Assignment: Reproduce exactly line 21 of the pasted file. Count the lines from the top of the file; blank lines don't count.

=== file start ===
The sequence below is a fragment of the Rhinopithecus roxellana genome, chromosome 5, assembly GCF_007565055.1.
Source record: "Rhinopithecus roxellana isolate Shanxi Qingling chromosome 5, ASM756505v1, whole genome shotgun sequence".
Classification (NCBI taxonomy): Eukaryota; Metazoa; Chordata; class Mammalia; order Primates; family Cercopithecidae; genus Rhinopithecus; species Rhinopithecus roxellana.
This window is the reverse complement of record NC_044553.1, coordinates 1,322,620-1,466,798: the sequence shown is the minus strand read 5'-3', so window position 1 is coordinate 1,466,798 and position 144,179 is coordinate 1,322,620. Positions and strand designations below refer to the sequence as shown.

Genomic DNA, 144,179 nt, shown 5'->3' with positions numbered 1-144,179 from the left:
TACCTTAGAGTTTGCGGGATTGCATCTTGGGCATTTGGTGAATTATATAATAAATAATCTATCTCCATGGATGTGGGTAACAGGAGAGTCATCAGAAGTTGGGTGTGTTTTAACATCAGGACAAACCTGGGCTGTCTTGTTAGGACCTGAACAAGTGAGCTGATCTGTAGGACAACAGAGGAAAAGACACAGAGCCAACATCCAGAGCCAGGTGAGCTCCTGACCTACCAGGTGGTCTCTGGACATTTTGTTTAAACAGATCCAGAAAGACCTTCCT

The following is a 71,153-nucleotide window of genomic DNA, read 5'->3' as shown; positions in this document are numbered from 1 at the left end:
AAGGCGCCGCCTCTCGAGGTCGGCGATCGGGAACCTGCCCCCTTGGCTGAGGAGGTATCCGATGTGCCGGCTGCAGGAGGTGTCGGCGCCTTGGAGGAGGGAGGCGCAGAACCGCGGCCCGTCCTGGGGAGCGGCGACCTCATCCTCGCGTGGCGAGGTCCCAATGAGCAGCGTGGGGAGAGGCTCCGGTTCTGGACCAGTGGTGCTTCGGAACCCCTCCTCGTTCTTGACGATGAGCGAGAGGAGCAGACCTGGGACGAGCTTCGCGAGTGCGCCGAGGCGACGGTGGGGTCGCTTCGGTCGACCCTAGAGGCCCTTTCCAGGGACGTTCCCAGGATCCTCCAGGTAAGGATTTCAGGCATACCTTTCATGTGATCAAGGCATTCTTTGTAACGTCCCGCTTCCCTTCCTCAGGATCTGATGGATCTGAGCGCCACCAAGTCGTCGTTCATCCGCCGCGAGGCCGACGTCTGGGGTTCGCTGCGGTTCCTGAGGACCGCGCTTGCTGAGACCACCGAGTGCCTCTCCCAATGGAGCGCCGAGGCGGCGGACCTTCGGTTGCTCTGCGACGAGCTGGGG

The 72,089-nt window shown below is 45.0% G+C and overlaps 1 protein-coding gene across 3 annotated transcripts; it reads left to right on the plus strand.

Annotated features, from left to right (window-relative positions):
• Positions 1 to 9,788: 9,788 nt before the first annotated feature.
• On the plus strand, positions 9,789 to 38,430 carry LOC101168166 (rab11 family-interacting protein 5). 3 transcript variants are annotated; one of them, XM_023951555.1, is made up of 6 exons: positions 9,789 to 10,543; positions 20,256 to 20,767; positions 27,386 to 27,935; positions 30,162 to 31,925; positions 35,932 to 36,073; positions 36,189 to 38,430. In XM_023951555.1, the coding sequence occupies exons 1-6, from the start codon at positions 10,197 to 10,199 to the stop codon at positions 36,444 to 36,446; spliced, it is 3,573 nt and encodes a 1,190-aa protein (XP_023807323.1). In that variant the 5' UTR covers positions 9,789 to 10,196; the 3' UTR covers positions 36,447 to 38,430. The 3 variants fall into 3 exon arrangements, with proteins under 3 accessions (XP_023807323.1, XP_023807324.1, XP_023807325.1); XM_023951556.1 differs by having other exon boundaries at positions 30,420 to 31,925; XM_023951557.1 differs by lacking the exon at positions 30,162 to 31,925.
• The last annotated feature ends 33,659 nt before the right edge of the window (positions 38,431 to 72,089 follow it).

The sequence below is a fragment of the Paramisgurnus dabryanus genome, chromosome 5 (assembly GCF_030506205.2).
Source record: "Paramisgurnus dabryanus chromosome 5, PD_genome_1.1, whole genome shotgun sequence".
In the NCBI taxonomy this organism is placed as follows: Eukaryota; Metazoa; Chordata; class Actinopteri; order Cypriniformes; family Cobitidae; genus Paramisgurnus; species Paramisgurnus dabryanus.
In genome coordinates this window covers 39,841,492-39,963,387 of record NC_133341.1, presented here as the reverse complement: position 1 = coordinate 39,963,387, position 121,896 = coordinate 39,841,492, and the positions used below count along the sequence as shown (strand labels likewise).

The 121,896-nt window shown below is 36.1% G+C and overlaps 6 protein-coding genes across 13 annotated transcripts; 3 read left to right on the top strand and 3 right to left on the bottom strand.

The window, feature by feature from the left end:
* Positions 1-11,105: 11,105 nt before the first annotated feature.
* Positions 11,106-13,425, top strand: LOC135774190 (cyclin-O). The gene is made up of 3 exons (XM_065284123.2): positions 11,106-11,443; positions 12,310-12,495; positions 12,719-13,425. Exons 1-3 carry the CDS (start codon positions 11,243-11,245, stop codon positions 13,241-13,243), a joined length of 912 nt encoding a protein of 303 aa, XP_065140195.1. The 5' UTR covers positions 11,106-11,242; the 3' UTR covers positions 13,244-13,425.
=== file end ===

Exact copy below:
* Positions 11,106-13,425, top strand: LOC135774190 (cyclin-O). The gene is made up of 3 exons (XM_065284123.2): positions 11,106-11,443; positions 12,310-12,495; positions 12,719-13,425. Exons 1-3 carry the CDS (start codon positions 11,243-11,245, stop codon positions 13,241-13,243), a joined length of 912 nt encoding a protein of 303 aa, XP_065140195.1. The 5' UTR covers positions 11,106-11,242; the 3' UTR covers positions 13,244-13,425.